pretext or other, sent word to the Senator that a suspicions individual was on
his track, and that he should be on his guard. In due time the stranger appeared
at the lodgings of Senator Wade, at Mrs. Hyatt's, No. 339
He was invited into the parlor, but declined, stating that his business was with
Mr. Wade alone, and that he wished to see him in his apartment. He was then
confronted by the Hon. Sidney Edgerton, of Ohio, who was stopping at the same
place. Mr. E. asked the stranger where he was from. He replied, Massachusetts.
But his pronunciation and general appearance inclined Mr. Edgerton to believe
that he was not from that region. Mr. E. then asked him his name. This the
stranger refused to give, and said he would disclose it to Mr. Wade alone. He
was told that Mr. W. was not accustomed to receive the visits of strangers in
that manner, and thereupon the stranger withdrew. This is the whole of that
assassination story, so far. The affair has created considerable talk and
speculation; for, in the midst of the sea of bad blood that now surges between
the North and South, there is no knowing what an hour may bring forth."
DEATH OF RALPH FARNHAM.
Ralph Farnham, the last survivor of the battle of Bunker's Hill, died on the
26th ult. in Acton, Maine, at the age of 104 years, 5 months, 19 days. On the
afternoon preceding his demise he asked his daughter-in-law, " Ain't there
angels in the room ?" She replied, " Father, do you think there are ?" " Oh
yes," said he, " the room is full of them, and they have come to assist me
home." Speaking of his recent trip to Boston, where he met the Prince of Wales,
and the Massachusetts State officers, he said :
One day Governor Banks and Mrs. Banks came to see me, and each of them made me a
present. Mrs. Banks kissed me ; and I don't recollect that I ever felt so
embarrassed in all my life as I did when I found the Governor's wife was going
to kiss me."
The National Fast Day, appointed by the President, and accordingly recommended
by the Governor of this State, was observed in this City by an almost universal
cessation of business, and otherwise in the most becoming manner. Nearly all the
churches of the various denominations were
opened, and were well filled, and in most instances crowded.
A HINT TO KING COTTON. WE read in the Manchester Guardian: "Several samples of Indian cotton have been exhibited on 'Change today, received by the Cotton Supply Association from the
Agricultural and Horticultural Society of Calcutta. One
sample was grown from Bourbon seed, and is of excellent
quality, worth 7d. per pound ; another is the native Oopnm cotton of India, and a third is grown in the neighborhood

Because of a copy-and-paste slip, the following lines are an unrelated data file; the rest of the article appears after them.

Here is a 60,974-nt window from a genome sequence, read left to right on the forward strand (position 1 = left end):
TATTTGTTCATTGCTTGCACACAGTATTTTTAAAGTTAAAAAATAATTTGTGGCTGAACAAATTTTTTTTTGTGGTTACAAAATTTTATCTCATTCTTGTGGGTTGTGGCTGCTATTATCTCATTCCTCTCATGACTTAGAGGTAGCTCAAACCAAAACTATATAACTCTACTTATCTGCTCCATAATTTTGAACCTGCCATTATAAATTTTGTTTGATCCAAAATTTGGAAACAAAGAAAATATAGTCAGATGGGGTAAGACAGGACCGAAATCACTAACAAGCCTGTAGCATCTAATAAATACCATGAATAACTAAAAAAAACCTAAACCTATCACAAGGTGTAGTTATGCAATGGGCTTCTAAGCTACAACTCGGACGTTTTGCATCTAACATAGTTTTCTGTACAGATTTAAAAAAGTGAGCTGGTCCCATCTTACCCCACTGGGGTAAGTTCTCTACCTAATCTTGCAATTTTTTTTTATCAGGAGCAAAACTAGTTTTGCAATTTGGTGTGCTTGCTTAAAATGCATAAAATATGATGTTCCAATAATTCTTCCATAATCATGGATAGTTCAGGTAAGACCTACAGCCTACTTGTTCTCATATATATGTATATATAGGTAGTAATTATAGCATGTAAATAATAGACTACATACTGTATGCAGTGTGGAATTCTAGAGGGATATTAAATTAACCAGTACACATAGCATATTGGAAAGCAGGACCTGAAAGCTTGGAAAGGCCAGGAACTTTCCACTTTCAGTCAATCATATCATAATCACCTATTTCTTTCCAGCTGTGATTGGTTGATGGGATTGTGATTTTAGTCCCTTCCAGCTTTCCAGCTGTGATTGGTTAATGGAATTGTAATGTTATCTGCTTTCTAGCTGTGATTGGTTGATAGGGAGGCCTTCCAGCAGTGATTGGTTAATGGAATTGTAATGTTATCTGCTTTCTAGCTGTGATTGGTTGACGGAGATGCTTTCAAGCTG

of Delhi, valued at 6d. The attention of the trade is being
called to these products in proof hat India can furnish the
necessary staple for our manufactures. Under the uncertainty in which the supply of cotton is placed by the state of the relation between the free and the slave States of
America, it is to be hoped that spinners will encourage importation
from all other quarters. In connection with this subject, we point
attention to the prospectus of a Cotton Importing Company (limited) which is
started under the highest auspices,
and of which Mr. Thomas Bazley is Chairman of the Provisional
THE QUESTION OF VENICE.
Two significant articles have appeared in the Constitutionnel, from the pen of
M. Grandguillot, relative to Austria and Venetia. In these articles it is
covertly intimated that Austria must consent to sell Venetia, or be prepared for
a new war in the spring. It is also asserted that France will never suffer the
return to an offensive policy by Austria in Lombardy.
GARIBALDI AT HOME.
The Naples correspondence of the Tintes contains the following extracts from a
letter from Caprera received in Naples:
"CAPRERA, Sunday, Dee. 2.
At break of day all are astir, and every one preparing himself for his own
occupation, so that on the little square facing the house you see on one side
Colonel D— sharpening a knife, on the other F— mending a spade; Menotti, his
son, trying a musket ; I3--, who with a needle mends nets: G— selecting the
seeds; and, inside the house, the
daughter's good governess preparing some coffee for these working people.
' Then each goes :Mont his business—one to the direction of the plow, another to
the plantation of the vine, which is to be tried: some devoting themselves to
fishing, others to the chase, and the General to survey all, to direct all,
selecting the best agricultural systems that his mind suggests to him.
',Toward midday a slight and sober collation, where, seated around an old
walnut table, ' belonging to drawing or entrance room,' they narrate to each
other their campestral feats, interspersed by relations of war episodes, of
military adventures, and a hundred other things which render that familiar
intercourse so exquisitely agreeable and homelike.
"Then the daughter, a l'impromptu, makes the house resound with the accords of
an excellent piano (sole luxurious article of furniture he possesses at
Caprera), and begins playing the allegro, ' Dagliela avanti un passo,' followed
by that here prohibited, ' Va fuori d'Italia'—hymns which recall so much grief
and so many national joys. After breakfast each resumes his occupation again to
meet at the frugal evening dinner, where certainly no one envies the regal
repast shared in gilded saloons. At night, after a short walk, the Dictator
retires to his own little room, and there, alone with his thoughts, meditates on